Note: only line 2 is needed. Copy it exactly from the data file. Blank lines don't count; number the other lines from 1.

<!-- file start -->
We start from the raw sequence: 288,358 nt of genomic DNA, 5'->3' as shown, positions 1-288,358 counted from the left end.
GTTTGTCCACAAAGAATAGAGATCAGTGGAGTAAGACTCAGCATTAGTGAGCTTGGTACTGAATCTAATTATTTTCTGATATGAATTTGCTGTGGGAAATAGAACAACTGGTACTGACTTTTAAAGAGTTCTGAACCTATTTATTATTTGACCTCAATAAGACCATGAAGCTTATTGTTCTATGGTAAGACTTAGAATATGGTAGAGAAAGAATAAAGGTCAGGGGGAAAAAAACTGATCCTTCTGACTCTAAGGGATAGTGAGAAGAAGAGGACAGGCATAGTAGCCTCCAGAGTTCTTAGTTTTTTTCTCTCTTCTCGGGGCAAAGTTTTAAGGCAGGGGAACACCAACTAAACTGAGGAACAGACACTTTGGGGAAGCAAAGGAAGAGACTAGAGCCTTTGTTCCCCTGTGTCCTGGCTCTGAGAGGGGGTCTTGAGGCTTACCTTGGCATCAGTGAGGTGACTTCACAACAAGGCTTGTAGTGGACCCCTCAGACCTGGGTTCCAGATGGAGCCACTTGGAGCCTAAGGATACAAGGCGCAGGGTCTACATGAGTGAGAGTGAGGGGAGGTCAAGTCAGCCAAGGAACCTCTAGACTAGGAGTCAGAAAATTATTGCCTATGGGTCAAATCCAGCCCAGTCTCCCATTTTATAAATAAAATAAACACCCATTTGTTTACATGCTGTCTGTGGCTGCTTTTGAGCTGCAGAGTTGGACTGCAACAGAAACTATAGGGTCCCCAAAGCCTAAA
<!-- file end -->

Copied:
GTTTGTCCACAAAGAATAGAGATCAGTGGAGTAAGACTCAGCATTAGTGAGCTTGGTACTGAATCTAATTATTTTCTGATATGAATTTGCTGTGGGAAATAGAACAACTGGTACTGACTTTTAAAGAGTTCTGAACCTATTTATTATTTGACCTCAATAAGACCATGAAGCTTATTGTTCTATGGTAAGACTTAGAATATGGTAGAGAAAGAATAAAGGTCAGGGGGAAAAAAACTGATCCTTCTGACTCTAAGGGATAGTGAGAAGAAGAGGACAGGCATAGTAGCCTCCAGAGTTCTTAGTTTTTTTCTCTCTTCTCGGGGCAAAGTTTTAAGGCAGGGGAACACCAACTAAACTGAGGAACAGACACTTTGGGGAAGCAAAGGAAGAGACTAGAGCCTTTGTTCCCCTGTGTCCTGGCTCTGAGAGGGGGTCTTGAGGCTTACCTTGGCATCAGTGAGGTGACTTCACAACAAGGCTTGTAGTGGACCCCTCAGACCTGGGTTCCAGATGGAGCCACTTGGAGCCTAAGGATACAAGGCGCAGGGTCTACATGAGTGAGAGTGAGGGGAGGTCAAGTCAGCCAAGGAACCTCTAGACTAGGAGTCAGAAAATTATTGCCTATGGGTCAAATCCAGCCCAGTCTCCCATTTTATAAATAAAATAAACACCCATTTGTTTACATGCTGTCTGTGGCTGCTTTTGAGCTGCAGAGTTGGACTGCAACAGAAACTATAGGGTCCCCAAAGCCTAAA